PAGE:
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Excerpted From: Jennifer M. Keys, When They Need Us Most: The Unaddressed Crisis of Mentally Ill African American Children in the Juvenile Justice System, 2 DePaul Journal for Social Justice 289 (Spring 2009) (168 Footnotes) (Full Document)


BlackChildinJuvenileMinorities remain overrepresented in the juvenile justice system. Law enforcement continues to arrest, detain, charge and confine minority youth offenders, specifically Black children, disproportionately compared to their white counterparts. Scholars and social scientists have discussed at length this statistical disparity and have considered the causes of the overrepresentation. Mental illness within the African American community signifies one leading factor. Although the juvenile justice system claims to rehabilitate youth offenders, the institutionalization of Black children in juvenile detention centers further victimizes them because mental health issues, often triggered by poverty, family instability and racism, which put many of them behind bars, are exacerbated by their confinement due to colorblind services and in some cases the lack of any treatment at all.

Because too many Black children live without health care and come from a culture in which mental illness remains taboo, they never have the opportunity to treat their illnesses and therefore are at higher risk for juvenile confinement. While the state should provide treatment for these youth in juvenile detention centers, African American children with mental illnesses often fall between the cracks. Youth offenders in juvenile detention centers are at high risk for physical and sexual abuse by other offenders and staff members and have higher suicide rates than the general youth population. Instead of treating mental illness in youth of color, juvenile detention centers damage them further because of the chaotic environment around them. The state must take on a proactive role in changing the culture of the juvenile justice system to address the unique needs of African American children with mental illnesses. The African American community also must take responsibility to care for our children by accepting the realities of mental illness and encouraging treatment.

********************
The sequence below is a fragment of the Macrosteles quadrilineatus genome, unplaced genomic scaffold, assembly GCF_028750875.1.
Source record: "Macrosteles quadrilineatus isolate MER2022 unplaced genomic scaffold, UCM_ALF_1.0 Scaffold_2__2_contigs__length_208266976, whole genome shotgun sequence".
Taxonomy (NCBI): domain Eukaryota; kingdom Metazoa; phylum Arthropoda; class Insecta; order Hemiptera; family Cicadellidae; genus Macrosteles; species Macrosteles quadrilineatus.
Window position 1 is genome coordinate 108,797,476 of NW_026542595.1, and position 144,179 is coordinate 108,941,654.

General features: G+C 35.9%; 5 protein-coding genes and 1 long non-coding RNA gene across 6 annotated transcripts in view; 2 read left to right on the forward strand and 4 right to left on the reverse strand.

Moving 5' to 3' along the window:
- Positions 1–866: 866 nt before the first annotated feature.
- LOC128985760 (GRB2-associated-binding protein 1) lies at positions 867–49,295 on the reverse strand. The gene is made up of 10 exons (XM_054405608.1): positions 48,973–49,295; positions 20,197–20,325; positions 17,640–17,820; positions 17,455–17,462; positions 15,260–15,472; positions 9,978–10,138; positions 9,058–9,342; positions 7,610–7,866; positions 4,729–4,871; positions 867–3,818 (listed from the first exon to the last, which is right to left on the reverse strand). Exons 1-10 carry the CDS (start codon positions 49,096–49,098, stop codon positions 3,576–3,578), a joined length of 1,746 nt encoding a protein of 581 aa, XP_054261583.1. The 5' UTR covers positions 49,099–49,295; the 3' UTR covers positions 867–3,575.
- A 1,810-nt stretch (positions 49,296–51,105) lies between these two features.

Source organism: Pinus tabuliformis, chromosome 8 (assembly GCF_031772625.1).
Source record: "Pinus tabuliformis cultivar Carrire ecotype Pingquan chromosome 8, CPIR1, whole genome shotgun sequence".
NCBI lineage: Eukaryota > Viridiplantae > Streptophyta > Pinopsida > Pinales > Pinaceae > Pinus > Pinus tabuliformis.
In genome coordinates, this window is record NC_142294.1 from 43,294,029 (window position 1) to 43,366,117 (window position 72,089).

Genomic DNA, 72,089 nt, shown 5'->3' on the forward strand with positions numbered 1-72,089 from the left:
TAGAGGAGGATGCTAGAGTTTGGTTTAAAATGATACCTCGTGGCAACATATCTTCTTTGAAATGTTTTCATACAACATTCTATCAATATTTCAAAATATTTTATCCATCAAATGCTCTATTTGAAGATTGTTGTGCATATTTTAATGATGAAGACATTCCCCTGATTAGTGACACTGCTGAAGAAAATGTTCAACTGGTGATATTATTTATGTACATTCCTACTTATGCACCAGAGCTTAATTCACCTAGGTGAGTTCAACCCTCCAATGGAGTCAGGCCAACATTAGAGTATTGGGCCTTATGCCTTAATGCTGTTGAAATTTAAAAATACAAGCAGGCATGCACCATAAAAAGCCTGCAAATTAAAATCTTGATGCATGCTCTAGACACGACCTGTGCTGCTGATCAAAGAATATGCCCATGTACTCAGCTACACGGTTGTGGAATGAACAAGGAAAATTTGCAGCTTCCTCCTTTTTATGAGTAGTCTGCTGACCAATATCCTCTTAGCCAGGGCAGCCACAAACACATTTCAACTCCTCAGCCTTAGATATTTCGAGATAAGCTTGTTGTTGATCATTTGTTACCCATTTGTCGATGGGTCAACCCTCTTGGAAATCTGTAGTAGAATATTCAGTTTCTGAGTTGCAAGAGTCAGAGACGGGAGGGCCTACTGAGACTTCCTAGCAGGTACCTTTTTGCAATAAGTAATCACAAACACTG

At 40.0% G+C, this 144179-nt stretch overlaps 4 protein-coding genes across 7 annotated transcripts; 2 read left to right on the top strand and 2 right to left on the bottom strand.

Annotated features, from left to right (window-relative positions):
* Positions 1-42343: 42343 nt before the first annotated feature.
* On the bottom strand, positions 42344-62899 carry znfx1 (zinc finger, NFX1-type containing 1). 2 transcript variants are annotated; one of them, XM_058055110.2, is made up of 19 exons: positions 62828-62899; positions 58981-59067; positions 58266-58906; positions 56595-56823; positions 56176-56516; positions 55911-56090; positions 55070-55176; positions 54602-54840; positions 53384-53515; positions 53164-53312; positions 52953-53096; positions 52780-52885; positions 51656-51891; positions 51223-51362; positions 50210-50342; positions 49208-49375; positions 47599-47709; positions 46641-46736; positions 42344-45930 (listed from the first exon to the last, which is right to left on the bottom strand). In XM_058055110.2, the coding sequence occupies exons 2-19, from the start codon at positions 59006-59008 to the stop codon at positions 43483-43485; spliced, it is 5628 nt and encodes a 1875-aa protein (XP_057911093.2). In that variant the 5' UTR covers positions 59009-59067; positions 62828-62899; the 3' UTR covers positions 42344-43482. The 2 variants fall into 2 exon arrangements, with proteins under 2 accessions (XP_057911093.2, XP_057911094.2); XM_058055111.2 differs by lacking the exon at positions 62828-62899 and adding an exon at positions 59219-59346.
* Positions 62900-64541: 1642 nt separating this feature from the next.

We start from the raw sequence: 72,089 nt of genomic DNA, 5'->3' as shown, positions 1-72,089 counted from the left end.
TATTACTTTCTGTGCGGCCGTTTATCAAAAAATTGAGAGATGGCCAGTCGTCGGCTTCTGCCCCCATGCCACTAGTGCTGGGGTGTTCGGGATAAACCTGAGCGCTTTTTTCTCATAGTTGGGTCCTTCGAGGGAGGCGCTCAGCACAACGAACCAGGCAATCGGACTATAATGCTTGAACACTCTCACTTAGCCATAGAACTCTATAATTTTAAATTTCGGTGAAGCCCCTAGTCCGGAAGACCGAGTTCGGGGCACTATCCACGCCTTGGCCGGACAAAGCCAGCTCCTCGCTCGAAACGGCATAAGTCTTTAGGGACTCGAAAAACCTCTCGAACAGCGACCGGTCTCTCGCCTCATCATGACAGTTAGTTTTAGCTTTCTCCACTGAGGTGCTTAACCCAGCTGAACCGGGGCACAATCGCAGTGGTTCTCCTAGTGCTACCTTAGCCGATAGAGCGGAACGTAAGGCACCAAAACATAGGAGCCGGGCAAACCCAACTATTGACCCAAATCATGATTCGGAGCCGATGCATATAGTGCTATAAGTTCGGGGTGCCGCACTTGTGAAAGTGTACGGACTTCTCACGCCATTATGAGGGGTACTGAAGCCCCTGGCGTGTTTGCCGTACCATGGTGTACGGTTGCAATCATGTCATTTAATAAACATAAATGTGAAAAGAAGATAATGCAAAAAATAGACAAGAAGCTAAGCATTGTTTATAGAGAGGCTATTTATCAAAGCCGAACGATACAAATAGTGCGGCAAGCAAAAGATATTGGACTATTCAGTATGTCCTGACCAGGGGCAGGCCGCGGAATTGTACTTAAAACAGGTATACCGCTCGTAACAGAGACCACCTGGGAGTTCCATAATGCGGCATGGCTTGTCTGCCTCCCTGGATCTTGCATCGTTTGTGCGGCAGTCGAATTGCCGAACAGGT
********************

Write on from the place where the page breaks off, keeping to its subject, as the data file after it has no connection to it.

Section II of this article discusses the overrepresentation of African American children in the juvenile justice system. This section also examines the various causes, including poverty, lack of family structure and racism, which may explain why the juvenile justice system contains a disproportionate number of Black children.

Section III examines the intersection of mental health issues and the juvenile justice system. Statistics show that juvenile detention centers warehouse mentally ill children. Research suggests detention serves to further worsen the problems of the mentally ill. Finally, this section shows how the juvenile justice system currently fails to address the mental health needs of detained youth.